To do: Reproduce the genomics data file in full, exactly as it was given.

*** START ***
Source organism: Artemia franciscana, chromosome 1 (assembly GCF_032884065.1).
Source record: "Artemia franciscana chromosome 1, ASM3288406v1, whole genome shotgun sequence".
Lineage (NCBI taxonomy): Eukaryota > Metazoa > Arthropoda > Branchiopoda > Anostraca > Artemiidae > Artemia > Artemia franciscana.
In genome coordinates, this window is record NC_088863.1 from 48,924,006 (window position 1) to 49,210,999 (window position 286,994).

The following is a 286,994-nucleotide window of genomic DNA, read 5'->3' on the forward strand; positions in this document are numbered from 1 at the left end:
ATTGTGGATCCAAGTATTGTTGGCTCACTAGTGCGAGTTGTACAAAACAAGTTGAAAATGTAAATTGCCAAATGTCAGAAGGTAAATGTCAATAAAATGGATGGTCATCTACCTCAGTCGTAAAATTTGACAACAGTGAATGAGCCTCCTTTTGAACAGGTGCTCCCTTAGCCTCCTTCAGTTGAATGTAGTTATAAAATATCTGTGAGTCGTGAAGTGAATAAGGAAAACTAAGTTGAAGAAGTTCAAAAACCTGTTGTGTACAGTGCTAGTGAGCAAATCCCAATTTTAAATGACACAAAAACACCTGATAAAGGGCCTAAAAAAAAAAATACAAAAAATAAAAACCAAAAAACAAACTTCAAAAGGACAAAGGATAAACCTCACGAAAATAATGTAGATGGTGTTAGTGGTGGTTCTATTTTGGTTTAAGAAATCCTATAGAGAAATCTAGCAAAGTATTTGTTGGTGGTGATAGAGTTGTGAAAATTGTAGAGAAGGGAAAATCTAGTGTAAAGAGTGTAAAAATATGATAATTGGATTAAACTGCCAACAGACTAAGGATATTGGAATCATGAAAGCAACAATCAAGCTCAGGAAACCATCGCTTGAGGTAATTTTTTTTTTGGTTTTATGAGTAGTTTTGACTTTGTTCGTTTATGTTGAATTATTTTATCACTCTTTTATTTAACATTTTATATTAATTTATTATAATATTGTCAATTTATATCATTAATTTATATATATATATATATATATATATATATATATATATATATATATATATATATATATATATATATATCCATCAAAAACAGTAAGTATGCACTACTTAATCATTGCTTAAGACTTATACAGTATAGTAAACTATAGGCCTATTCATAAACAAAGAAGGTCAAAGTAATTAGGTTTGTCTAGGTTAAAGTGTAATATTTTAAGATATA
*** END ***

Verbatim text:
Source organism: Artemia franciscana, chromosome 1 (assembly GCF_032884065.1).
Source record: "Artemia franciscana chromosome 1, ASM3288406v1, whole genome shotgun sequence".
Lineage (NCBI taxonomy): Eukaryota > Metazoa > Arthropoda > Branchiopoda > Anostraca > Artemiidae > Artemia > Artemia franciscana.
In genome coordinates, this window is record NC_088863.1 from 48,924,006 (window position 1) to 49,210,999 (window position 286,994).

The following is a 286,994-nucleotide window of genomic DNA, read 5'->3' on the forward strand; positions in this document are numbered from 1 at the left end:
ATTGTGGATCCAAGTATTGTTGGCTCACTAGTGCGAGTTGTACAAAACAAGTTGAAAATGTAAATTGCCAAATGTCAGAAGGTAAATGTCAATAAAATGGATGGTCATCTACCTCAGTCGTAAAATTTGACAACAGTGAATGAGCCTCCTTTTGAACAGGTGCTCCCTTAGCCTCCTTCAGTTGAATGTAGTTATAAAATATCTGTGAGTCGTGAAGTGAATAAGGAAAACTAAGTTGAAGAAGTTCAAAAACCTGTTGTGTACAGTGCTAGTGAGCAAATCCCAATTTTAAATGACACAAAAACACCTGATAAAGGGCCTAAAAAAAAAAATACAAAAAATAAAAACCAAAAAACAAACTTCAAAAGGACAAAGGATAAACCTCACGAAAATAATGTAGATGGTGTTAGTGGTGGTTCTATTTTGGTTTAAGAAATCCTATAGAGAAATCTAGCAAAGTATTTGTTGGTGGTGATAGAGTTGTGAAAATTGTAGAGAAGGGAAAATCTAGTGTAAAGAGTGTAAAAATATGATAATTGGATTAAACTGCCAACAGACTAAGGATATTGGAATCATGAAAGCAACAATCAAGCTCAGGAAACCATCGCTTGAGGTAATTTTTTTTTTGGTTTTATGAGTAGTTTTGACTTTGTTCGTTTATGTTGAATTATTTTATCACTCTTTTATTTAACATTTTATATTAATTTATTATAATATTGTCAATTTATATCATTAATTTATATATATATATATATATATATATATATATATATATATATATATATATATATATATATATATATATCCATCAAAAACAGTAAGTATGCACTACTTAATCATTGCTTAAGACTTATACAGTATAGTAAACTATAGGCCTATTCATAAACAAAGAAGGTCAAAGTAATTAGGTTTGTCTAGGTTAAAGTGTAATATTTTAAGATATA